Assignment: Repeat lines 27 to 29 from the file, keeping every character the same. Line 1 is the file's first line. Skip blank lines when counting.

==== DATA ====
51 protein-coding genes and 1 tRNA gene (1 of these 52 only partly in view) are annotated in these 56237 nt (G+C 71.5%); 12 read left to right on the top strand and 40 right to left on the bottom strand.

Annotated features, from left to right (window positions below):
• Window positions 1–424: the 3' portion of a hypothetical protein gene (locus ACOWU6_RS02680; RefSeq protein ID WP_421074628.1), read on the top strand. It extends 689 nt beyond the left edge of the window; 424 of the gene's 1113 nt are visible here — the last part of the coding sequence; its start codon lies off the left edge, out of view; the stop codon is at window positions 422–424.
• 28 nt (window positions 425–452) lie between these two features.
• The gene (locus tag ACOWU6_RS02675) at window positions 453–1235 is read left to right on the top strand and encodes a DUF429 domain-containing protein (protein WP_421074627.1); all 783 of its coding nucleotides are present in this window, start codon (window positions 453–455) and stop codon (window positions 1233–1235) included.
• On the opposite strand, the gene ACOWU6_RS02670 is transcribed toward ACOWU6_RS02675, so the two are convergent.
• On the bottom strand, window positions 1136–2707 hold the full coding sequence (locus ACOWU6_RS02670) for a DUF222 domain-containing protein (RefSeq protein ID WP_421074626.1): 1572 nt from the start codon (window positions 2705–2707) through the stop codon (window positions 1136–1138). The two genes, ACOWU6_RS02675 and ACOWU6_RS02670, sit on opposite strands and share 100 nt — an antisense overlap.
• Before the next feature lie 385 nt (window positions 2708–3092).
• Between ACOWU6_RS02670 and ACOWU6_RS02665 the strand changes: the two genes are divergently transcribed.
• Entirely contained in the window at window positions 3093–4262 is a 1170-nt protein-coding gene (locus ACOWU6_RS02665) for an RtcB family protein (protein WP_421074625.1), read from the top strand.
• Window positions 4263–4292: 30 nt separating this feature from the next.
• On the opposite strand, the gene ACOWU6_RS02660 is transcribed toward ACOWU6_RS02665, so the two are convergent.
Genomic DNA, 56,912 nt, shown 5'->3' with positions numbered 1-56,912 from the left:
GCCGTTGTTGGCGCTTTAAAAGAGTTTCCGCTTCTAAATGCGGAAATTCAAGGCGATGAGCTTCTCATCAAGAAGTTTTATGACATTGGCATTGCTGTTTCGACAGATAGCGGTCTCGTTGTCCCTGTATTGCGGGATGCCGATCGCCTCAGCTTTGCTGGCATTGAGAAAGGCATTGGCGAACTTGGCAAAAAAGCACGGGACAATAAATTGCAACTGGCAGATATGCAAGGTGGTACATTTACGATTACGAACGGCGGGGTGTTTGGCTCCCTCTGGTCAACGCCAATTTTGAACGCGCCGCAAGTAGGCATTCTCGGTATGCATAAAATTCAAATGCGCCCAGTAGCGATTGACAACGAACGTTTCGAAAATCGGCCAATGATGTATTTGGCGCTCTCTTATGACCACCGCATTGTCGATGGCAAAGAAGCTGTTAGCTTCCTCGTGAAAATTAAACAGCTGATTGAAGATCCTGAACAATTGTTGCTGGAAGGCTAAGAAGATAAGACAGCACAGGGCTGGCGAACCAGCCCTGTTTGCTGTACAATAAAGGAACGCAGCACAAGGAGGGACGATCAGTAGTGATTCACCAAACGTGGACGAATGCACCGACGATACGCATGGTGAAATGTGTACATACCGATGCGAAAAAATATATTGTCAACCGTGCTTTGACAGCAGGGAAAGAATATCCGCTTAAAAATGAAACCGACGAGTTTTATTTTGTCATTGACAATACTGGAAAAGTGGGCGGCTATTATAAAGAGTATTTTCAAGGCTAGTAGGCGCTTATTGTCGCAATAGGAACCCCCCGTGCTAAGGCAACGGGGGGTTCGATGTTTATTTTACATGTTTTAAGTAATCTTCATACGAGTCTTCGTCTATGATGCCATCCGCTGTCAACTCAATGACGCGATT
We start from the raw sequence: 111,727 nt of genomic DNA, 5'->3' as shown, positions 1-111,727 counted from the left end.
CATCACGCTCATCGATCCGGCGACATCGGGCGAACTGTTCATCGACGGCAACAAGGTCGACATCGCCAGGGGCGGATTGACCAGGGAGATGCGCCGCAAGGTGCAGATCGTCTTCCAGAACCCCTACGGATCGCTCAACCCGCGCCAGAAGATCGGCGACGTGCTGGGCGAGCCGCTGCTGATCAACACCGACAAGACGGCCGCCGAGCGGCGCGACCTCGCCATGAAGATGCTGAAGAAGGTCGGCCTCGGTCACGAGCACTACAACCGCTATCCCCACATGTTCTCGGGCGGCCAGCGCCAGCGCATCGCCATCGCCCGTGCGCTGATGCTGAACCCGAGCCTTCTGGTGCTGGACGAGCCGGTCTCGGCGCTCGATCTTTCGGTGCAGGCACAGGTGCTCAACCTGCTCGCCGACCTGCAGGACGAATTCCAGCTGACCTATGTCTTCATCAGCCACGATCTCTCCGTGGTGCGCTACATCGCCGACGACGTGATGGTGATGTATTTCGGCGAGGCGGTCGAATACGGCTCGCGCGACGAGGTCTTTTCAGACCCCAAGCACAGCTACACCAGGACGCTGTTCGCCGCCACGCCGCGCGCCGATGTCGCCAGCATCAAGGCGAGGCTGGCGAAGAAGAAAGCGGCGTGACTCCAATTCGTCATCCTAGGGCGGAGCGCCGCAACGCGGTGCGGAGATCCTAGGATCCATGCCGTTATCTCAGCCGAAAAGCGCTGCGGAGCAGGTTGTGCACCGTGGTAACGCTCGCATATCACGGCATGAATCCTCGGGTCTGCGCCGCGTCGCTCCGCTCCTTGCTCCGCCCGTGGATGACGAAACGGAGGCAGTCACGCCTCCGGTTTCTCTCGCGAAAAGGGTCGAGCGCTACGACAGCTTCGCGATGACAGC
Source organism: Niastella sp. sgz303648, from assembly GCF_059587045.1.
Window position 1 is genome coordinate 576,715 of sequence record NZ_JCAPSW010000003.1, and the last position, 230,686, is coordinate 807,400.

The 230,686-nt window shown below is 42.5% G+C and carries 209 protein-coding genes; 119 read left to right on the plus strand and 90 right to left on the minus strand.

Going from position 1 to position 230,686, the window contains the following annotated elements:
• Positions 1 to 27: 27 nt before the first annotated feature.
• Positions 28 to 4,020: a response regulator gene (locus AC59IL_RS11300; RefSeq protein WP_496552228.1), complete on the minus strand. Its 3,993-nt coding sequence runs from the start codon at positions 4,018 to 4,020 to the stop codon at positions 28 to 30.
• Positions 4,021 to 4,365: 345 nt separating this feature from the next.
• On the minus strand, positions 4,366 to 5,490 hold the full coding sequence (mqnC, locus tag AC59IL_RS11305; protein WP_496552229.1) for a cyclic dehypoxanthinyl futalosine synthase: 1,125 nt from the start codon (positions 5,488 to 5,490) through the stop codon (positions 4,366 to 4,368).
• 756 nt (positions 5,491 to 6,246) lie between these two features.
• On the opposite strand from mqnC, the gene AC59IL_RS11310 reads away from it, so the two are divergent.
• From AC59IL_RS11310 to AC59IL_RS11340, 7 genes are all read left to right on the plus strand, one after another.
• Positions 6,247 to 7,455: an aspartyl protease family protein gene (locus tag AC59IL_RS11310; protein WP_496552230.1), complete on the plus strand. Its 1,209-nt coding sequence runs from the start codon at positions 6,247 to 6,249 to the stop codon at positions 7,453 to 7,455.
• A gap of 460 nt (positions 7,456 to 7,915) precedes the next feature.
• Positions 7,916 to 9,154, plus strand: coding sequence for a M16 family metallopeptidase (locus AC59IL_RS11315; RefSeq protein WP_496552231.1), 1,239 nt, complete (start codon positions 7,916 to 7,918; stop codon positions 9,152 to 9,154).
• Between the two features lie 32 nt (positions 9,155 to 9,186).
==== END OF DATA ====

• From AC59IL_RS11310 to AC59IL_RS11340, 7 genes are all read left to right on the plus strand, one after another.
• Positions 6,247 to 7,455: an aspartyl protease family protein gene (locus tag AC59IL_RS11310; protein WP_496552230.1), complete on the plus strand. Its 1,209-nt coding sequence runs from the start codon at positions 6,247 to 6,249 to the stop codon at positions 7,453 to 7,455.
• A gap of 460 nt (positions 7,456 to 7,915) precedes the next feature.